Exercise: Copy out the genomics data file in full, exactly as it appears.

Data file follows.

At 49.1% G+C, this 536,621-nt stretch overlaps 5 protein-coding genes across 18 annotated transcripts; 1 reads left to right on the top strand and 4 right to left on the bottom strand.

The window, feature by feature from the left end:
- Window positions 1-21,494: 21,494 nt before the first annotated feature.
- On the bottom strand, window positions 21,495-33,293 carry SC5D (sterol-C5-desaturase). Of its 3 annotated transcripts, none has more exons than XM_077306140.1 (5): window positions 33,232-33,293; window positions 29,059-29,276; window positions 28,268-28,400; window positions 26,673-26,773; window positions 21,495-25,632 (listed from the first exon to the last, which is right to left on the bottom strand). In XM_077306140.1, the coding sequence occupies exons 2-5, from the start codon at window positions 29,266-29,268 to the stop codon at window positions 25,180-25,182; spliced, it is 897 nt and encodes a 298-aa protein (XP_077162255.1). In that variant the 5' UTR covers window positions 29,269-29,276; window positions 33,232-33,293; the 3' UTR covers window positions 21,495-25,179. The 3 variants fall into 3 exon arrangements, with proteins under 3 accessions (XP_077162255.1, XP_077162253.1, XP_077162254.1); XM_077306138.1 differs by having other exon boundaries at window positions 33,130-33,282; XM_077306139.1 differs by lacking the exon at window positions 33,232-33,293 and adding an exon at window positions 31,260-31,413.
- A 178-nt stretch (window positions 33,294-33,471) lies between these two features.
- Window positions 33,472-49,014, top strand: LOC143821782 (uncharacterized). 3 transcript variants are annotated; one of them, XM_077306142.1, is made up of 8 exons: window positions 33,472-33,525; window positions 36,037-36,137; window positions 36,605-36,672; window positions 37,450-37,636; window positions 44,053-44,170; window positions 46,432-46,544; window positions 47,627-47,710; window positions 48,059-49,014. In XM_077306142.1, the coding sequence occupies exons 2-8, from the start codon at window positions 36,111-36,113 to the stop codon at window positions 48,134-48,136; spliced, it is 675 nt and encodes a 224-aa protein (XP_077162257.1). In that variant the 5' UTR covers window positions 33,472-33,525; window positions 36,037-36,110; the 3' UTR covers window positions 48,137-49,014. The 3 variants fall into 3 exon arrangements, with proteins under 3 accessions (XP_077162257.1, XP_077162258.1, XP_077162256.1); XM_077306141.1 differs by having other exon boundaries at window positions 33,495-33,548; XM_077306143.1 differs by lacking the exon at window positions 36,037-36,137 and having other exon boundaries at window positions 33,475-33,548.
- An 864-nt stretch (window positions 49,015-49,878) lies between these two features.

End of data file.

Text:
At 49.1% G+C, this 536,621-nt stretch overlaps 5 protein-coding genes across 18 annotated transcripts; 1 reads left to right on the top strand and 4 right to left on the bottom strand.

The window, feature by feature from the left end:
- Window positions 1-21,494: 21,494 nt before the first annotated feature.
- On the bottom strand, window positions 21,495-33,293 carry SC5D (sterol-C5-desaturase). Of its 3 annotated transcripts, none has more exons than XM_077306140.1 (5): window positions 33,232-33,293; window positions 29,059-29,276; window positions 28,268-28,400; window positions 26,673-26,773; window positions 21,495-25,632 (listed from the first exon to the last, which is right to left on the bottom strand). In XM_077306140.1, the coding sequence occupies exons 2-5, from the start codon at window positions 29,266-29,268 to the stop codon at window positions 25,180-25,182; spliced, it is 897 nt and encodes a 298-aa protein (XP_077162255.1). In that variant the 5' UTR covers window positions 29,269-29,276; window positions 33,232-33,293; the 3' UTR covers window positions 21,495-25,179. The 3 variants fall into 3 exon arrangements, with proteins under 3 accessions (XP_077162255.1, XP_077162253.1, XP_077162254.1); XM_077306138.1 differs by having other exon boundaries at window positions 33,130-33,282; XM_077306139.1 differs by lacking the exon at window positions 33,232-33,293 and adding an exon at window positions 31,260-31,413.
- A 178-nt stretch (window positions 33,294-33,471) lies between these two features.
- Window positions 33,472-49,014, top strand: LOC143821782 (uncharacterized). 3 transcript variants are annotated; one of them, XM_077306142.1, is made up of 8 exons: window positions 33,472-33,525; window positions 36,037-36,137; window positions 36,605-36,672; window positions 37,450-37,636; window positions 44,053-44,170; window positions 46,432-46,544; window positions 47,627-47,710; window positions 48,059-49,014. In XM_077306142.1, the coding sequence occupies exons 2-8, from the start codon at window positions 36,111-36,113 to the stop codon at window positions 48,134-48,136; spliced, it is 675 nt and encodes a 224-aa protein (XP_077162257.1). In that variant the 5' UTR covers window positions 33,472-33,525; window positions 36,037-36,110; the 3' UTR covers window positions 48,137-49,014. The 3 variants fall into 3 exon arrangements, with proteins under 3 accessions (XP_077162257.1, XP_077162258.1, XP_077162256.1); XM_077306141.1 differs by having other exon boundaries at window positions 33,495-33,548; XM_077306143.1 differs by lacking the exon at window positions 36,037-36,137 and having other exon boundaries at window positions 33,475-33,548.
- An 864-nt stretch (window positions 49,015-49,878) lies between these two features.